An alternative definition is that a function f is differentiable at a point p in its domain if there exist functions fx and fy such that
limh --> 0 |f(p+h) - f(p) - fx(p)h1 - fy(p)h2|/|h| = 0
where h = (h1,h2). This condition can be written in terms of epsilons and deltas as well. We say that f is differentiable at p if for any ε > 0 there exists a &delta > 0 such that
|f(p+h) - f(p) - fx(p)h1 - fy(p)h2|/|h| < ε
-ε|h| + fx(p)h1 + fy(p)h2 < (f(p+h) - f(p)) < ε|h| + fx(p)h1 + fy(p)h2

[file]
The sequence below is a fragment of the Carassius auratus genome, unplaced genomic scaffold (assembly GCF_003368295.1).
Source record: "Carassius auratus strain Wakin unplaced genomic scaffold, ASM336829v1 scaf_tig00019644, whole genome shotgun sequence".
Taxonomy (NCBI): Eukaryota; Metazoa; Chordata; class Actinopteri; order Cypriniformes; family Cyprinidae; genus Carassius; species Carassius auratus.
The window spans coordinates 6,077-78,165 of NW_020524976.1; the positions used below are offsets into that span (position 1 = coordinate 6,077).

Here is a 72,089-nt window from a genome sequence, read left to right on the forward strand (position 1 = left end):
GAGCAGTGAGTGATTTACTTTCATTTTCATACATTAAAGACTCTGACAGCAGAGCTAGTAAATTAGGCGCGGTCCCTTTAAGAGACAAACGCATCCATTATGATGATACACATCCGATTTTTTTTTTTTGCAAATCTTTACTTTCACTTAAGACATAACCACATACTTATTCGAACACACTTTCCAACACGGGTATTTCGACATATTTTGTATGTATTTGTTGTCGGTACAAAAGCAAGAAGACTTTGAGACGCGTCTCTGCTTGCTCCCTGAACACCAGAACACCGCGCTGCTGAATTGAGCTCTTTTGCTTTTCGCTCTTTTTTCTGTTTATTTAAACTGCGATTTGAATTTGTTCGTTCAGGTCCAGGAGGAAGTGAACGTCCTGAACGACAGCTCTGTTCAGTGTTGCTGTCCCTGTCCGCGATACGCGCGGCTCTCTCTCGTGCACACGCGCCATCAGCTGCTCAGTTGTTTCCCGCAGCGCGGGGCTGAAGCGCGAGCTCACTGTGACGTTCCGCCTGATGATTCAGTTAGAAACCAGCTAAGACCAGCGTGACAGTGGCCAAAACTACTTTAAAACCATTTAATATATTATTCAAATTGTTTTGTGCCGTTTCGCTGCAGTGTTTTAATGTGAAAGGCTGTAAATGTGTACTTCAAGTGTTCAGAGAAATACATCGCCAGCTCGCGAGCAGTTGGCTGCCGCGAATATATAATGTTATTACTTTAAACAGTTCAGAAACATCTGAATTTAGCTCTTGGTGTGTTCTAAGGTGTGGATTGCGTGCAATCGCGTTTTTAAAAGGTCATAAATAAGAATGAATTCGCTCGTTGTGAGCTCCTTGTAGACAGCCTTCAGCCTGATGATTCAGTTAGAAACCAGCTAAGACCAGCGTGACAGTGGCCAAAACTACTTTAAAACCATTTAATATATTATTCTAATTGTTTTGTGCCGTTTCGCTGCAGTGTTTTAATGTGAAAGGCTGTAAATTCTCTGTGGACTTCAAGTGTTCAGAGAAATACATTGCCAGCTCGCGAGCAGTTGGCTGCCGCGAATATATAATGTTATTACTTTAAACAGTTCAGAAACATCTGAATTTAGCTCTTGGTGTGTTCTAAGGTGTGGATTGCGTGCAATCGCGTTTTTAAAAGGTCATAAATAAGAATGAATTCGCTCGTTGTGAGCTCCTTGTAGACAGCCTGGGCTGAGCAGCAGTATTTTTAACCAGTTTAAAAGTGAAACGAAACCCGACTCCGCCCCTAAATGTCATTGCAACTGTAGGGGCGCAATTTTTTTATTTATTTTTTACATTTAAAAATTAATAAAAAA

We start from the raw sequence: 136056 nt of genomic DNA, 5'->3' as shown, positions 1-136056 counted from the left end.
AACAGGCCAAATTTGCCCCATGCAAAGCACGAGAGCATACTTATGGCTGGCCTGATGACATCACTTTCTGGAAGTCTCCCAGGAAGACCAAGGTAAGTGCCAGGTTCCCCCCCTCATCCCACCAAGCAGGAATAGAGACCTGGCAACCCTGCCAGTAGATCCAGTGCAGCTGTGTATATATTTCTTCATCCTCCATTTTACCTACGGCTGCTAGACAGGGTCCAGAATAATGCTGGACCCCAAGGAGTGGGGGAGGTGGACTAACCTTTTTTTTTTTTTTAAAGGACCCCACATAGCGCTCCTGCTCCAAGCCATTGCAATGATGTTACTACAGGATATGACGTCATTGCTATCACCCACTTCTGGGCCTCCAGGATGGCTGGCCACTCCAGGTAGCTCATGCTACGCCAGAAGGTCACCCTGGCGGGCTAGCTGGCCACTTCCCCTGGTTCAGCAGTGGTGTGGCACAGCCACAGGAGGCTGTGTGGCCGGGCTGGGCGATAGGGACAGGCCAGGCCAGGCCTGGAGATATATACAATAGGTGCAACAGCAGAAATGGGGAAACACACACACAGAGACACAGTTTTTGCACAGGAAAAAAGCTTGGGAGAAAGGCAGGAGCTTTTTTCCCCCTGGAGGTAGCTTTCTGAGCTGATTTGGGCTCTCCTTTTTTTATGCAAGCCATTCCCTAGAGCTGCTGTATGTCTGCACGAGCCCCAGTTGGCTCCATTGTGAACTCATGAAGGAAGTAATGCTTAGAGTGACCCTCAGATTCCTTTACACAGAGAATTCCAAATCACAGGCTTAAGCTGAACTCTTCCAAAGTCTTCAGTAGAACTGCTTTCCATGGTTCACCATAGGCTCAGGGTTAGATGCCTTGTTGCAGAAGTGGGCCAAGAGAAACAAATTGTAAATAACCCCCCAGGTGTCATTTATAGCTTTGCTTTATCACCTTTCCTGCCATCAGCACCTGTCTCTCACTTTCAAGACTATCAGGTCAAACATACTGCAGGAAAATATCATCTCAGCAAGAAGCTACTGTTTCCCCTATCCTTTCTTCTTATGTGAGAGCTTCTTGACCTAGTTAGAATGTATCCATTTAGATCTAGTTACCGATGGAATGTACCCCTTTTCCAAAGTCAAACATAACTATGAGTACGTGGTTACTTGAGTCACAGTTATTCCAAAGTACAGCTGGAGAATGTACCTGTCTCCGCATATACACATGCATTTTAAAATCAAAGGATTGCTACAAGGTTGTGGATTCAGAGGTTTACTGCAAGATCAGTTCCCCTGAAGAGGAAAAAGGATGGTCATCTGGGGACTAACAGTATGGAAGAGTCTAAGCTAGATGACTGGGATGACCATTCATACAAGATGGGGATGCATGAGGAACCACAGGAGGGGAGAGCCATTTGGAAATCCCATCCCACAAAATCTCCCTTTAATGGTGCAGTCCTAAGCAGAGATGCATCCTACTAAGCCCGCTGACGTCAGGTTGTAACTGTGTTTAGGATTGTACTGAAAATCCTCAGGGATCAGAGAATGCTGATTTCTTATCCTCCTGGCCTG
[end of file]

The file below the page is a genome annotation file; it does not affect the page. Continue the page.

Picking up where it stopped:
whenever |h| < &delta. This definition of differentiabilty is similar in form to the definition of continuity. Recall that in the geometrical interpretation of continuity the challenge was to find a small enough &delta-disc domain at p such that the surface over the domain would lie between two horizontal plates a distance ε above and below f(p). In the geometrical interpretation of differentiability, as seen in the inequality above, the challenge is to find a &delta-disc domain, centered at p, that is small enough so that the surface over the domain lies between two cones, where the value of ε determines the slope of the cones.